The following is a guest blog by my new writer friend Tom Sweeney. Tom is from New Hampshire and writes mystery, science fiction and even a bit of romance. He is working on a series of three mystery/crime novels.
It was wine-thirty at the Writers’ Colony at Dairy Hollow--time for our daily afternoon get-together, and we residents were gathered on the deck. Writing is a solitary endeavor, hours spent cooped up in a small room, attempting with varying success to wrest that one telling detail from our resistant brains, the single apt metaphor, the bon mot that will bring our prose off the page and into life.
These gab sessions interacting with other writers are a major reason why the Writers’ Colony works so well for me.
Someone mentioned my roomie, and we all laughed. We don’t have roommates, particularly not roommates of the opposite sex as neither spouses nor visitors are allowed here at the Colony.
Everyone laughed. Someone joked, what happens at Dairy Hollow, stays at Dairy Hollow…
Half a carton of wine later (and only a Diet Dr. Pepper for me), we headed back to our rooms to write. Four hours after that, following a post-dinner impromptu critique session, the two walkers among us decided to see Eureka Springs at night, so we headed downtown.
A half mile from the Colony, we turned a corner of winding Spring Street and saw the gorgeous neon sign of the Palace Hotel and Bath House. The hotel itself was an impressive granite building. We peeked in the window of the lobby and tried to open the door. It was locked, but as we turned to leave a woman appeared from behind the desk to welcome us in.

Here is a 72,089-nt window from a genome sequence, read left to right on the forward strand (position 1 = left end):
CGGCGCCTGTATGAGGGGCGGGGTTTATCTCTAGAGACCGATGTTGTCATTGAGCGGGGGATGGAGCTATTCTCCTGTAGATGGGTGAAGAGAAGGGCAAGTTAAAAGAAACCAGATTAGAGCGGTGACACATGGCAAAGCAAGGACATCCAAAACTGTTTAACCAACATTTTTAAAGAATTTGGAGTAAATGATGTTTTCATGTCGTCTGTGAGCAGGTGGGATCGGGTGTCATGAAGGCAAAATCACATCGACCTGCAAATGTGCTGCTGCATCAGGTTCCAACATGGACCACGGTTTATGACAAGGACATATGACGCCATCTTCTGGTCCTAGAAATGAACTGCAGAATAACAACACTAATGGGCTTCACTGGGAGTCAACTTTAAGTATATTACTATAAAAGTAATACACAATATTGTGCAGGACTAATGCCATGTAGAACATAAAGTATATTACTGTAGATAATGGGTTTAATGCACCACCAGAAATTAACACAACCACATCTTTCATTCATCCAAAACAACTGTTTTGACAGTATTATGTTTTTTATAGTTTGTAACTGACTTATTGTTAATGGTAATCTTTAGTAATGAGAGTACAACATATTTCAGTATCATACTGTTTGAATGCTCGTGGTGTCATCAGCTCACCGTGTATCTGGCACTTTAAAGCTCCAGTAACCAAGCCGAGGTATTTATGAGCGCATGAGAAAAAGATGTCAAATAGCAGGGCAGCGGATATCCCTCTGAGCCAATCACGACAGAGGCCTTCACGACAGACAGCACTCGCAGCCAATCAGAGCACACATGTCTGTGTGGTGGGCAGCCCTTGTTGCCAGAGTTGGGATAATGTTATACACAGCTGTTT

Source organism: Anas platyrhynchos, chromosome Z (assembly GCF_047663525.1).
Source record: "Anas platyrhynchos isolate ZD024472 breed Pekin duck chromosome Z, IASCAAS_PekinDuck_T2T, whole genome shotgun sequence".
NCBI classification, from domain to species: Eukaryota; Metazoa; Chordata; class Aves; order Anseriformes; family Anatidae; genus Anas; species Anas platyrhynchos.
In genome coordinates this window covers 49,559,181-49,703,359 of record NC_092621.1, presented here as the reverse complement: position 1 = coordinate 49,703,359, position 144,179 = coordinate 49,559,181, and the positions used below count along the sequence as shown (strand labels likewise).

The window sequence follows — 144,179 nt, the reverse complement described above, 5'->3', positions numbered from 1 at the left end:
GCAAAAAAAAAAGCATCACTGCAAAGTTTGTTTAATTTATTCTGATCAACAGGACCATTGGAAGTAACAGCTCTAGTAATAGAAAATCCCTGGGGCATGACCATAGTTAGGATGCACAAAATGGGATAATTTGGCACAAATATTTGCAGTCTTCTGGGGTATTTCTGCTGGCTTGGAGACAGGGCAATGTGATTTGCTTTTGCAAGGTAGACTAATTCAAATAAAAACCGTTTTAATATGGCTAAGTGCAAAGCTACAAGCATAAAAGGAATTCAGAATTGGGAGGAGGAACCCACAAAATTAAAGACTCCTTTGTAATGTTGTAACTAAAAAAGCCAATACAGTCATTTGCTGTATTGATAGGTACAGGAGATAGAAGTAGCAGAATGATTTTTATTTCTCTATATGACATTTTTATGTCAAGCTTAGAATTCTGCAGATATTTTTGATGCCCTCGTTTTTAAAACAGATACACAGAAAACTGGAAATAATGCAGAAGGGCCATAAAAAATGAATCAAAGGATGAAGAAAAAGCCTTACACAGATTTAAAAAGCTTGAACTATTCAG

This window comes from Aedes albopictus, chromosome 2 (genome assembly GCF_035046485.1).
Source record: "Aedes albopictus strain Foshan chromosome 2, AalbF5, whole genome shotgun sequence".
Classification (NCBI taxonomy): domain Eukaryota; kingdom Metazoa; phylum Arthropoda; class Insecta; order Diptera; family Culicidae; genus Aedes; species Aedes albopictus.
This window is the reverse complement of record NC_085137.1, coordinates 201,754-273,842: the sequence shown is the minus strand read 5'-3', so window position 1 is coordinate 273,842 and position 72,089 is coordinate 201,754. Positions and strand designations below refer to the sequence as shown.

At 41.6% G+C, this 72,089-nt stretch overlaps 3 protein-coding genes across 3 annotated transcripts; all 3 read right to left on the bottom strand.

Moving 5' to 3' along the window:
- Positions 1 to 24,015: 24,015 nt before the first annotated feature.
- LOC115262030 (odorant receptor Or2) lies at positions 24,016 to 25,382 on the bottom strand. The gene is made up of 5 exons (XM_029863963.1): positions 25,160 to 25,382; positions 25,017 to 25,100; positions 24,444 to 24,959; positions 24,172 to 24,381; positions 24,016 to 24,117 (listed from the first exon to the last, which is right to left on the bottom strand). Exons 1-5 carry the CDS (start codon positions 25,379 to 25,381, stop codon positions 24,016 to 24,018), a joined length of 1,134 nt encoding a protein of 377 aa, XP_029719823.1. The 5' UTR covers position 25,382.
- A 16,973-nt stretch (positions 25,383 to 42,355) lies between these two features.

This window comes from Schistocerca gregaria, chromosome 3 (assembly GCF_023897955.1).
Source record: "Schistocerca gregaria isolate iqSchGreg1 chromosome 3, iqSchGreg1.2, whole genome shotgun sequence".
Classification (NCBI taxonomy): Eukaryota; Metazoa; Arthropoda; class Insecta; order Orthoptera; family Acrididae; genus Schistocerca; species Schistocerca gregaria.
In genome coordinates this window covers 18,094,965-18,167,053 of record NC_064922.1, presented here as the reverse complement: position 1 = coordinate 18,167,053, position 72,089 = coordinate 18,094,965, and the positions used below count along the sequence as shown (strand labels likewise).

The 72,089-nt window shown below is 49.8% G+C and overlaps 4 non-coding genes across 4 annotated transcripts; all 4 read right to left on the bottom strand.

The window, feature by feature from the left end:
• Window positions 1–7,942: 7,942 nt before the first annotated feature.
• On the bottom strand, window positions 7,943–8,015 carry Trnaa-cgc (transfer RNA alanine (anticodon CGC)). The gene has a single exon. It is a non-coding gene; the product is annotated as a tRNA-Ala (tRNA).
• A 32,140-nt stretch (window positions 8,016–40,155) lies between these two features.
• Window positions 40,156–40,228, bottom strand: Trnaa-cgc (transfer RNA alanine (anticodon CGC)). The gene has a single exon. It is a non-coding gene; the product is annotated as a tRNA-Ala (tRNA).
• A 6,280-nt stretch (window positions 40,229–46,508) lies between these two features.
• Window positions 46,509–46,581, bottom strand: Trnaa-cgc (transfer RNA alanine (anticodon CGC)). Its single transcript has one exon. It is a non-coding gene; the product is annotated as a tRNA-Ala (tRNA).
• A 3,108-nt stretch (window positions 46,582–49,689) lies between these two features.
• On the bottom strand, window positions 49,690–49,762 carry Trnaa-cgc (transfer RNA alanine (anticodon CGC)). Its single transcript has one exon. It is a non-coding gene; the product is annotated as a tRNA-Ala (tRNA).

Her name was Lucretia (perfect Halloween name…) and she was the great-niece of Allen Parmer, who rode with Jesse James. Providing a tour of the hotel, she explained it was the last of many bath houses one time lining Spring Street. The hotel has its original structure and architecture intact, including magnificent woodwork and a finely detailed tile floor.
Writers, both of us, we could not help fall under its spell. Imaging what it must have been like as a Victorian resort, we each drafted a short story in our minds, stories set here at the hotel.
Writers sometimes get lost in their own reveries, though.
As Lucretia gave us a tour of one of the rooms, complete with king bed and two-person Jacuzzi, my friend turned to me and said, “Honey, we should get this room.”
I was taken by surprise but quickly realized…ah, she’s a fiction writer too…